Sunday, October 21, 2012

These Guys are ANYTHING but Jerks

As an alternative to the recent trend of heavy metal documentaries, along comes director Dave (1991: THE YEAR PUNK BROKE) Markey's latest independent feature, MY CAREER AS A JERK, which chronicles L.A. hardcore group the Circle Jerks from their 1979 beginning up to the current day. Needless to say, if you're a fan of the Jerks you'll enjoy this; if you're not a fan or have no idea who they are, I'm not sure if this will cause too much interest as this isn't a typical "rock star" tragedy story, despite some dark moments the band went through.

While much of the archival footage Markey has collected won't be new to long time fans, there are some scenes from gigs as early as 1980 I had never seen before. The majority of CAREER are exclusive interviews with founding band members Keith Morris (fresh off his stint with Black Flag) and Greg Hetson (from Red Kross/Bad Religion), and also original drummer Lucky Lehrer. Second bassist, Earl Liberty, is also interviewed quite extensively and offers some great stories on their "second incarnation," when he replaced original bassist Roger Rogerson and Lucky was replaced on drums by the amazing Chuck Biscuits (who has played with more bands than anyone I can think of).

One of my favorite sections deals with the Circle Jerks' infamous 1984 performance on the late night NBC program ROCK PALACE, where they played a 10-minute set to a nation-wide audience. It was Chuck Biscuits' ripping drum performance here that inspired me (and I'm sure countless other drummers) to get behind a kit, and to this day the energy he brought to the band has become legendary and fondly remembered by both Morris and Hetson. It was nice to see/hear some of this footage in good quality after years of horrible VHS and Internet bootlegs. Biscuits and Liberty were the Jerk's rhythm section for only one year ('83-'84), but the impact and influence they made upon the entire punk community was second to none.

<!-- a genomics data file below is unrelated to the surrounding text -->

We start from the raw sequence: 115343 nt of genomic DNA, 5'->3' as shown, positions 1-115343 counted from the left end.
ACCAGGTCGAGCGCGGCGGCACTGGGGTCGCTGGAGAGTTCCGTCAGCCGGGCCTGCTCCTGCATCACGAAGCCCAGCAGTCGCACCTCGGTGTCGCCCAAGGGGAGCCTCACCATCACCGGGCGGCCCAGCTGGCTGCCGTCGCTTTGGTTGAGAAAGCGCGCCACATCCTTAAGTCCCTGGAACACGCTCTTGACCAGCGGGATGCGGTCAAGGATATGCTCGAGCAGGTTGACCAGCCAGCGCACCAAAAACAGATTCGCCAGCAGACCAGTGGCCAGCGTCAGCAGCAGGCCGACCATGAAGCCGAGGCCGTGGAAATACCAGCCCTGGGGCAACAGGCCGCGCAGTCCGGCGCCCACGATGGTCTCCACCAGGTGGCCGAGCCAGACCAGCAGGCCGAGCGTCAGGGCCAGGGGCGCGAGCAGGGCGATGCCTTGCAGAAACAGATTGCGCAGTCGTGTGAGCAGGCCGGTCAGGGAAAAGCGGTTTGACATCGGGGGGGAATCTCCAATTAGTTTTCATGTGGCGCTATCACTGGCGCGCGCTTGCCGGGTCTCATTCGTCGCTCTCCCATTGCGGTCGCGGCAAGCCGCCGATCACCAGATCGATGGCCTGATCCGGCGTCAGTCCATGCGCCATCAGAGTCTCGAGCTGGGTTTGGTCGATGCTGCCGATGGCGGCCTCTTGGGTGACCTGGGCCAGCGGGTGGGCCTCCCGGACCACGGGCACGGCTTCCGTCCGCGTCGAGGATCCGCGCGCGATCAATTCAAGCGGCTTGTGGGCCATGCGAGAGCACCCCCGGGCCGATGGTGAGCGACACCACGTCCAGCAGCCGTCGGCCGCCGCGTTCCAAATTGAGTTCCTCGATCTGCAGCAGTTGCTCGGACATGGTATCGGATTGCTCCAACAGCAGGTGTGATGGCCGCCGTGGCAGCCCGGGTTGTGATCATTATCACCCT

Like most documentaries, there are recollections of alcohol abuse and drug addiction (the latter which lead to one original member's death), but the film thankfully doesn't focus on this; instead it treats them as a side note--a speed-bump on the band's hectic touring schedule and member-change annoyances.

Other interviewees include Henry Rollins and Bad Religion vocalist Greg Graffin. I liked how Markey introduces us to third bassist Zander Schloss (in an interview, he shares how he met the band while on the set of the 1984 film REPO MAN, where he had a role as the nerdy Kevin. It's quite funny, especially when they talk about the Jerks' contribution to the film's soundtrack).

My only real gripe with MY CAREER AS A JERK is the LACK of interviewees: it would have been nice to hear from the Red Hot Chili Pepper's bassist Flea, who did a brief stint with the band (there's some great footage of him playing live with the Jerks using his non-punk, non-pic style of playing) and continues to be a fan. And although drummer Chuck Biscuits had a bad falling out, it would've been nice to get even a brief piece of commentary from him. But thanks to the mass amount of information given by those who ARE interviewed, it's easy to forgive the film this minor shortcoming.

I learned some great things about one of my favorite punk bands including (SPOILER ALERT) the mind-blowing fact that 80s pop singer Debbie Gibson (!) did the backing vocals on their 1995 song 'I Wanna Destroy You!' (there's even footage of Gibson onstage with the band at one show, which for me was worth the price of admission alone). For years I always thought the Jerks' first three albums featured some of the BEST drumming of any punk band, especially on the track RED TAPE from their debut album 'Group Sex.' Imagine my suprise when Keith Morris mentions their drummer was so good because he was actually a trained jazz musician (not to mention a law student). WOW! Whoever said punks can't play need to take a looky here...

CAREER is a solid look at the spirit of a true indepedent band, from their rocky beginning to their controversial band member changes, througn their self-produced tours and brief workings with a major record label. And while there isn't too much said about the band member's current projects (although they're briefly mentioned), director Markey keeps his subjects focused to deliver a genuinely interesting and entertaining look at one of America's all-time best hardcore punk bands. If you're a fan you don't want to miss it.

(The film is currently screening around the country at midnight and will be on DVD October 23. This review screened on Oct. 21, 2012 at the Nitehawk Cinema in Williamsburg, Brooklyn).
-Nick Cato

CIRCLE JERKS frontman Keith Morris (in mock Michael Jackson outfit) on the NBC late night music show THE ROCK PALACE (1984).